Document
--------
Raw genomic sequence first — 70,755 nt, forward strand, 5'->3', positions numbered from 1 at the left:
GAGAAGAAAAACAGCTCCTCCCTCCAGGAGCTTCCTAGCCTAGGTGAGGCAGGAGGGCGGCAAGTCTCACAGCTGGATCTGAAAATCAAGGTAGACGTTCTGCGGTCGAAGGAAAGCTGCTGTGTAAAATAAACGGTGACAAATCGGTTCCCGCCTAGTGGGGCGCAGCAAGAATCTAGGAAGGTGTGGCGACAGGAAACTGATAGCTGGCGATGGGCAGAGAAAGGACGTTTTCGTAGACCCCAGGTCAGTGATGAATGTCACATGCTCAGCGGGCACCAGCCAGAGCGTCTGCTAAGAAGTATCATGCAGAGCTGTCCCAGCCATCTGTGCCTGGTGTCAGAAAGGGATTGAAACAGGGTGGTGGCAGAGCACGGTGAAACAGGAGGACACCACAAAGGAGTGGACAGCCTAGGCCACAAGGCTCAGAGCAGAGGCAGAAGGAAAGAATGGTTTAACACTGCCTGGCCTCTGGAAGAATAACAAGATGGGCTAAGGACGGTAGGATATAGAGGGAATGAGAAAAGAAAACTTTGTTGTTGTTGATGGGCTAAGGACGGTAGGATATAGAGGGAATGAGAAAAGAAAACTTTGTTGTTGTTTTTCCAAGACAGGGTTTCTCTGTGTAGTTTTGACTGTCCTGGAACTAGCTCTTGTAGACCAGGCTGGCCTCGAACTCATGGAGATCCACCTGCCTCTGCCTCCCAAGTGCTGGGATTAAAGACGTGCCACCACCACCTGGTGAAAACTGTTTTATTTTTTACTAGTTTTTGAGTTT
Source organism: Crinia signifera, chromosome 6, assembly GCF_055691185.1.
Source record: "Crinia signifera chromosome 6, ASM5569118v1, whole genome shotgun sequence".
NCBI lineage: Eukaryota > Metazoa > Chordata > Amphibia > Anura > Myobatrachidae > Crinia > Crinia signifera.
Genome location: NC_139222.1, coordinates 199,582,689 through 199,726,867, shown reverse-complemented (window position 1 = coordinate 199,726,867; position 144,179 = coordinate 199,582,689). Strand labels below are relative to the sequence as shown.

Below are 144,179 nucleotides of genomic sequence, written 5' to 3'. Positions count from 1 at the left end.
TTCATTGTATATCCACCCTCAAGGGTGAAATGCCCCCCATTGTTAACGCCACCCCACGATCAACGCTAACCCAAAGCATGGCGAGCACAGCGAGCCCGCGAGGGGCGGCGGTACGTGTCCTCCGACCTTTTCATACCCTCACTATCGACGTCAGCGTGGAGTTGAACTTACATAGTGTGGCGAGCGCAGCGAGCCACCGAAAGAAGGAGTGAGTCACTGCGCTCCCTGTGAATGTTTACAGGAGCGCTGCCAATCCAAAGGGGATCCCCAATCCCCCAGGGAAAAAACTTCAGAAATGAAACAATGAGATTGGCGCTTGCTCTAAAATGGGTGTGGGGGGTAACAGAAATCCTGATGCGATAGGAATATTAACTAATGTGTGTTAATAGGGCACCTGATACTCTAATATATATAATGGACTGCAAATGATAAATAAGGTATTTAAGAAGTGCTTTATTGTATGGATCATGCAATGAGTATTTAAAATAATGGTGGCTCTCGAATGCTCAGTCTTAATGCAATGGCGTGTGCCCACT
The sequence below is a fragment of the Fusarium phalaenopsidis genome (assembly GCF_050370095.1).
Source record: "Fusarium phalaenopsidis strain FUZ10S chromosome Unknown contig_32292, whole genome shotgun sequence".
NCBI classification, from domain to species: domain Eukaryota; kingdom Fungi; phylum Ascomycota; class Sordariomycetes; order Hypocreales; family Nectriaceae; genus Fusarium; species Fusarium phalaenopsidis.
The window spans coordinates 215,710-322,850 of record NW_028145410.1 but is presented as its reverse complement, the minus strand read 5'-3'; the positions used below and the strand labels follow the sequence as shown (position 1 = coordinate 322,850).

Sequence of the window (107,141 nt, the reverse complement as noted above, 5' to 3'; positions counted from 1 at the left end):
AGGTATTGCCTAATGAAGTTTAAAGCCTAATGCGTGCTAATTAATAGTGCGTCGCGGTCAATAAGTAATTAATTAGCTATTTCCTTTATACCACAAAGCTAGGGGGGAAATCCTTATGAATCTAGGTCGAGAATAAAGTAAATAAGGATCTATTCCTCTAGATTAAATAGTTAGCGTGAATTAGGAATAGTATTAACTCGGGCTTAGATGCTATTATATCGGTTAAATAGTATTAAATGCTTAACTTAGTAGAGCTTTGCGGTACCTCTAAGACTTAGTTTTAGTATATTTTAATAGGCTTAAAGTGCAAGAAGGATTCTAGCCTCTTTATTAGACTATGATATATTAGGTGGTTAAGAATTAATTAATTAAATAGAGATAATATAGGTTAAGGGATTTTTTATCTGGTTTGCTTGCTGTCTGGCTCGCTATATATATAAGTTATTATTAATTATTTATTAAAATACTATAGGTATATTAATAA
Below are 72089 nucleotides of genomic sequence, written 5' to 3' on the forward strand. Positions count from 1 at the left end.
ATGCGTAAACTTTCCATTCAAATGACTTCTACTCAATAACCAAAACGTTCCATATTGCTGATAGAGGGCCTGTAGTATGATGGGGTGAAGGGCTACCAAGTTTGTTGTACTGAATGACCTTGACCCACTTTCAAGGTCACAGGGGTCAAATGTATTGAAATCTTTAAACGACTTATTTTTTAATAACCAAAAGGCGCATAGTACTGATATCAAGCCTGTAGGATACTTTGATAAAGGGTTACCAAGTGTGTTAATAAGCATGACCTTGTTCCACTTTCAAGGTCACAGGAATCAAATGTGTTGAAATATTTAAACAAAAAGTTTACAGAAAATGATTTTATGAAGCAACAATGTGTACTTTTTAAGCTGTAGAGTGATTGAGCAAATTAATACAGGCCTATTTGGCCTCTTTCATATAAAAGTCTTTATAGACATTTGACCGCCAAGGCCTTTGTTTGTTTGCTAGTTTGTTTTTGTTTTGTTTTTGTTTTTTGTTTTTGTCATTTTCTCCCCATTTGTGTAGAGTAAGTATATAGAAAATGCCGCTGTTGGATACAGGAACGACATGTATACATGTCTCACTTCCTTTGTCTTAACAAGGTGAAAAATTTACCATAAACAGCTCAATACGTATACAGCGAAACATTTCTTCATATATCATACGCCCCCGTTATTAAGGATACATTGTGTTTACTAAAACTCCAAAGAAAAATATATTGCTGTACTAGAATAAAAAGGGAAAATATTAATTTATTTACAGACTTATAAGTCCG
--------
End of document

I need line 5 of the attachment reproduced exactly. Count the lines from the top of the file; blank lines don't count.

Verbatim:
NCBI lineage: Eukaryota > Metazoa > Chordata > Amphibia > Anura > Myobatrachidae > Crinia > Crinia signifera.